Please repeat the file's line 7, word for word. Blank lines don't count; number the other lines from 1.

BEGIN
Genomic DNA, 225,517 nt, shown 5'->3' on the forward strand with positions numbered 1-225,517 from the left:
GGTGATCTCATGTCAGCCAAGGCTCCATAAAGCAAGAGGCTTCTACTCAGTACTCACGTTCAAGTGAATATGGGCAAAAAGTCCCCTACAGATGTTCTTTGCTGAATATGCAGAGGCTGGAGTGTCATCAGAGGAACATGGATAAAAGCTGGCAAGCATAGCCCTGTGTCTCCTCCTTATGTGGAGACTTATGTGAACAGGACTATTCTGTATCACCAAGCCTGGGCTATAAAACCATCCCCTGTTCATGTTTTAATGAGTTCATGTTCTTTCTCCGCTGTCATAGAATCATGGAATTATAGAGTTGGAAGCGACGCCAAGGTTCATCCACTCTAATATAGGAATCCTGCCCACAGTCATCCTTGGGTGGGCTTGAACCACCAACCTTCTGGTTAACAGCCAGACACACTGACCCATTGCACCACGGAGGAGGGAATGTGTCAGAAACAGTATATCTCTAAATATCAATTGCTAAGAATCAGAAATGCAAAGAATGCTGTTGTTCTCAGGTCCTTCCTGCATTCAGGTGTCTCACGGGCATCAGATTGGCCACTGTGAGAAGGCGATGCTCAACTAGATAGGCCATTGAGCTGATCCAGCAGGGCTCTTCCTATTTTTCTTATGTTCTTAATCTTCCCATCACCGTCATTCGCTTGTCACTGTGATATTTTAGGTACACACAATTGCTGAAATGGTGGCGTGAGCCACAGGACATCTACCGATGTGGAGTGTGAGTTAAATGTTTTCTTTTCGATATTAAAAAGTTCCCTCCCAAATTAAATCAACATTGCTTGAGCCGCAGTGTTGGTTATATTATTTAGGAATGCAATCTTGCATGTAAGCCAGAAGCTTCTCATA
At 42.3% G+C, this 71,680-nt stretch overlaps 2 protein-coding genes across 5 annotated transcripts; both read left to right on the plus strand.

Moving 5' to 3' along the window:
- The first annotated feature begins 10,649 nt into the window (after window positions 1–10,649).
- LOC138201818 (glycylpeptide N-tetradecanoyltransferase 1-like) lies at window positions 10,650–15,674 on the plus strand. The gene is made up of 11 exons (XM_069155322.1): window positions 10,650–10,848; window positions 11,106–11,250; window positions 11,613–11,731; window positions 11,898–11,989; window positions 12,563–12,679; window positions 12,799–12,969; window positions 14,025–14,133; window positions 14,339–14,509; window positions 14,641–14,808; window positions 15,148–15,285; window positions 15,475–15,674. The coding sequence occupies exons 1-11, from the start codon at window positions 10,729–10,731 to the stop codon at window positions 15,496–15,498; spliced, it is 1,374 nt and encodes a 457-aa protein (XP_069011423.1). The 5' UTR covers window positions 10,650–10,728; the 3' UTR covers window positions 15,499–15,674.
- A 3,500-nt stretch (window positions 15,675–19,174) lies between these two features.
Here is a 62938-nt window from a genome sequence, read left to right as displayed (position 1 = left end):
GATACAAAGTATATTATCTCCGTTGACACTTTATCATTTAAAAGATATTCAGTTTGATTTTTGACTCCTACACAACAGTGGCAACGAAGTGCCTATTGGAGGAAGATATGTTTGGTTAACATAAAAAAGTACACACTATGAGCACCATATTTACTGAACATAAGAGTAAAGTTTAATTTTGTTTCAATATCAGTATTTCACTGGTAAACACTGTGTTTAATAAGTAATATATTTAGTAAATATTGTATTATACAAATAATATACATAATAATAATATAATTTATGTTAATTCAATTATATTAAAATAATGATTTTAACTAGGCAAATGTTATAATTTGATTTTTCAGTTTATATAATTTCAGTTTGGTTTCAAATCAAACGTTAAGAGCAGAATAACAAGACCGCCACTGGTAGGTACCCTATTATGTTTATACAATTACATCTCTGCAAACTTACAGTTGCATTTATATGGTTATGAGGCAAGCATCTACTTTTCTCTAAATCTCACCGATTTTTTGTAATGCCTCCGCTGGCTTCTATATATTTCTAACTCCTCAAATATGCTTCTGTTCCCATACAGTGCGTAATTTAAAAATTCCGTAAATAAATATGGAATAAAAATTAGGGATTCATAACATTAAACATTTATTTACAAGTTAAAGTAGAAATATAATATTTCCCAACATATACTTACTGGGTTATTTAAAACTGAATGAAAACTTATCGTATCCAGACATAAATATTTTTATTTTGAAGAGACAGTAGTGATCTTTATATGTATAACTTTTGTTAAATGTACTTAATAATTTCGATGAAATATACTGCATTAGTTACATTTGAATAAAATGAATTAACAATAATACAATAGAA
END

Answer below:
- A 3,500-nt stretch (window positions 15,675–19,174) lies between these two features.